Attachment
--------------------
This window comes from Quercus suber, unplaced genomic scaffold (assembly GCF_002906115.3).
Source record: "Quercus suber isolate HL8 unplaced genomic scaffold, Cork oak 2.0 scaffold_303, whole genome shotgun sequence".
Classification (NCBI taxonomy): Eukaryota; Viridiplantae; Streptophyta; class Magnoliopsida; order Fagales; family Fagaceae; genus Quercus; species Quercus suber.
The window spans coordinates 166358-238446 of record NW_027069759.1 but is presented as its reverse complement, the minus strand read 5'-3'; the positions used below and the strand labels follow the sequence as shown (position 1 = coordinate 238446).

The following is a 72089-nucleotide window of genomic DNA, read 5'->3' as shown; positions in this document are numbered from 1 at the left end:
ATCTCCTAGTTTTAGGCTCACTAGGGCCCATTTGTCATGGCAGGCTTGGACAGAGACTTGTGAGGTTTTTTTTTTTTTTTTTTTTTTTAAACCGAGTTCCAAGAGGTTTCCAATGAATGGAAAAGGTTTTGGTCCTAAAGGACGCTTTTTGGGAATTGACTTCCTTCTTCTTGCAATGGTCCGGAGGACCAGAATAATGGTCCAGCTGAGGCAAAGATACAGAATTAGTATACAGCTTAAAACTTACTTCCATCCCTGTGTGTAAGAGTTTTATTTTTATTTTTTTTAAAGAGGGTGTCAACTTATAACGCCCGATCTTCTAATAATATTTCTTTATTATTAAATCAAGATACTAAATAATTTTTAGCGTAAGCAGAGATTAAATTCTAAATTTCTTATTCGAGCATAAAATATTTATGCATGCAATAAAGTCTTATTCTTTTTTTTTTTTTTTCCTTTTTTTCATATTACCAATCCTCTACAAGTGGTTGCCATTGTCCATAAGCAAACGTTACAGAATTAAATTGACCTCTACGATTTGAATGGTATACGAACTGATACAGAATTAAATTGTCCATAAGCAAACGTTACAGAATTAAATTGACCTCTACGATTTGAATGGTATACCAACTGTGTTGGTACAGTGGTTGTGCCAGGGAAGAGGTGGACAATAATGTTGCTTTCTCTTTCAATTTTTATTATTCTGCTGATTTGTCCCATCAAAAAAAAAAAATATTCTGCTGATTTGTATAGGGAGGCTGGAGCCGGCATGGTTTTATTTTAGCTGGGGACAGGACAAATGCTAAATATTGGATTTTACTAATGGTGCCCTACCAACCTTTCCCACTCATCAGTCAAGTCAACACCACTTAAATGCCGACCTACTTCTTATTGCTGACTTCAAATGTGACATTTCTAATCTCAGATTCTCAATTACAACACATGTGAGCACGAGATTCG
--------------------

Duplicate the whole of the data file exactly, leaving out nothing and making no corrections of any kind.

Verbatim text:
This window comes from Quercus suber, unplaced genomic scaffold (assembly GCF_002906115.3).
Source record: "Quercus suber isolate HL8 unplaced genomic scaffold, Cork oak 2.0 scaffold_303, whole genome shotgun sequence".
Classification (NCBI taxonomy): Eukaryota; Viridiplantae; Streptophyta; class Magnoliopsida; order Fagales; family Fagaceae; genus Quercus; species Quercus suber.
The window spans coordinates 166358-238446 of record NW_027069759.1 but is presented as its reverse complement, the minus strand read 5'-3'; the positions used below and the strand labels follow the sequence as shown (position 1 = coordinate 238446).

The following is a 72089-nucleotide window of genomic DNA, read 5'->3' as shown; positions in this document are numbered from 1 at the left end:
ATCTCCTAGTTTTAGGCTCACTAGGGCCCATTTGTCATGGCAGGCTTGGACAGAGACTTGTGAGGTTTTTTTTTTTTTTTTTTTTTTTAAACCGAGTTCCAAGAGGTTTCCAATGAATGGAAAAGGTTTTGGTCCTAAAGGACGCTTTTTGGGAATTGACTTCCTTCTTCTTGCAATGGTCCGGAGGACCAGAATAATGGTCCAGCTGAGGCAAAGATACAGAATTAGTATACAGCTTAAAACTTACTTCCATCCCTGTGTGTAAGAGTTTTATTTTTATTTTTTTTAAAGAGGGTGTCAACTTATAACGCCCGATCTTCTAATAATATTTCTTTATTATTAAATCAAGATACTAAATAATTTTTAGCGTAAGCAGAGATTAAATTCTAAATTTCTTATTCGAGCATAAAATATTTATGCATGCAATAAAGTCTTATTCTTTTTTTTTTTTTTTCCTTTTTTTCATATTACCAATCCTCTACAAGTGGTTGCCATTGTCCATAAGCAAACGTTACAGAATTAAATTGACCTCTACGATTTGAATGGTATACGAACTGATACAGAATTAAATTGTCCATAAGCAAACGTTACAGAATTAAATTGACCTCTACGATTTGAATGGTATACCAACTGTGTTGGTACAGTGGTTGTGCCAGGGAAGAGGTGGACAATAATGTTGCTTTCTCTTTCAATTTTTATTATTCTGCTGATTTGTCCCATCAAAAAAAAAAAATATTCTGCTGATTTGTATAGGGAGGCTGGAGCCGGCATGGTTTTATTTTAGCTGGGGACAGGACAAATGCTAAATATTGGATTTTACTAATGGTGCCCTACCAACCTTTCCCACTCATCAGTCAAGTCAACACCACTTAAATGCCGACCTACTTCTTATTGCTGACTTCAAATGTGACATTTCTAATCTCAGATTCTCAATTACAACACATGTGAGCACGAGATTCG